Low Uptake Of Simple Home Test Means Late Diagnosis Of Bowel Cancer Set To Continue

Bowel Cancer is the one of the most common cancers in Ireland with 2,485 people diagnosed with the disease every year. In Offaly alone, 44 people were diagnosed with bowel cancer in 2013. Despite the high incidence of the disease, uptake of the national bowel screening programme, BowelScreen remains low at 40 per cent among those eligible to participate.

Men and women in Ireland between the 60-69 years of age are currently invited to take part in BowelScreen. Participation is low among both men and women with only 44 per cent of women taking part, and 36 per cent of men. The disease accounts for 1,000 deaths per year with almost 50 per cent of all bowel cancer patients diagnosed at a late stage. 

Bowel screening aims to find bowel cancer at an early stage in people who have no symptoms.  Patients who are diagnosed at stage one bowel cancer have a five year survival rate of 95 per cent compared to those diagnosed at stage four who have a five year survival rate of 10 per cent. As the risk of bowel cancer increases with age, by taking part in the programme every two years, bowel cancer which does occur will be found at an early stage.

Test results from BowelScreen are expected to be normal for more than 9 in 10 participants and these people will be invited for routine screening again in two years. About 5 in 100 people will receive an abnormal result and will need an additional test. They will be referred to the hospital for a screening colonoscopy to determine any abnormality in the bowel.

Joan Kelly, Cancer Support Manager, at the Irish Cancer Society said: “Bowel cancer is very treatable once it is diagnosed early. We are encouraging men and women who are eligible for screening to take part. You can participate in BowelScreen in the comfort of your own home, by doing a simple home test which will only take a few minutes.

Aside from taking part in BowelScreen, people of all ages can ensure they are aware of the symptoms of bowel cancer. If you do experience any symptoms of bowel cancer which go on longer than three weeks, visit your GP without delay. The main message to the public is the longer you leave it, the bigger the problem.”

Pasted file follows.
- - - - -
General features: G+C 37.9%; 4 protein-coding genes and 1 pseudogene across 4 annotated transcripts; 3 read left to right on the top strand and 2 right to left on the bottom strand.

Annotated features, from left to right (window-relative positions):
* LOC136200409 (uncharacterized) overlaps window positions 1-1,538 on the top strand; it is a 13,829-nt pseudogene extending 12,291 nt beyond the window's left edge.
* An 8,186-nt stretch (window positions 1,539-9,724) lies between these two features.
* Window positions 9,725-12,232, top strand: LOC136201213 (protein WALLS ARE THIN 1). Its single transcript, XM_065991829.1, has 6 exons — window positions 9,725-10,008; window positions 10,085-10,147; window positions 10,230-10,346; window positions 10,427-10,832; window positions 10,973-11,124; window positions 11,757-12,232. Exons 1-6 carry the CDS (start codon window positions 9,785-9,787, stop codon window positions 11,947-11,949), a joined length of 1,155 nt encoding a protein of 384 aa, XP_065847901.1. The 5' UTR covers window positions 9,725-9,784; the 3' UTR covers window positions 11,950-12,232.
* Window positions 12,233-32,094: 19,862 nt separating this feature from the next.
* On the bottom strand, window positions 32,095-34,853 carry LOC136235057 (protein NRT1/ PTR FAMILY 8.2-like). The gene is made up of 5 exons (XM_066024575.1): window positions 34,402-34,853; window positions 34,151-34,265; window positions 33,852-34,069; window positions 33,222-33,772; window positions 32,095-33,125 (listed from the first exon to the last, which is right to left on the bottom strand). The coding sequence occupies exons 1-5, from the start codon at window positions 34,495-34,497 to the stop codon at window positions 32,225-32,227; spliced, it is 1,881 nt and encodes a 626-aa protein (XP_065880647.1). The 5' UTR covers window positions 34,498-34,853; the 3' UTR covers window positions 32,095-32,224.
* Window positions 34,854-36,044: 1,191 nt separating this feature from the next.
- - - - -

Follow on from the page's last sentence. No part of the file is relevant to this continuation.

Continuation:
People between the ages of 60-69 years of age are invited to participate in BowelScreen by letter. Once they receive the letter, participation is confirmed by calling BowelScreen on Freephone 1800 45 45 45. A test kit will then be sent in the post to the person’s home with simple instructions on how to do the test. Once the test is completed, it is sent back to BowelScreen in the Freepost envelope provided.  

The Irish Cancer Society, which is running its annual bowel cancer awareness campaign throughout April, is appealing to the public to remember that early detection saves lives. Anyone who is concerned about bowel cancer can contact the Irish Cancer Society’s Cancer Nurseline on Freephone 1800 200 700 to speak to a cancer nurse who can offer information and support. Visitwww.cancer.ie/bowel for further information.

Bowel Cancer Symptoms can include:

  • Blood in your bowel motion or bleeding from the back passage
  • A lasting change in your normal bowel motion, such as diarrhoea or constipation.(more than three weeks)
  • Feeling you have not emptied your bowel fully after a motion.
  • Pain or discomfort in your abdomen (tummy) or back passage.
  • Trapped wind or fullness in your tummy.
  • Weight loss for no reason
  • Ongoing general tiredness or weakness.
  • A lump in your tummy area.

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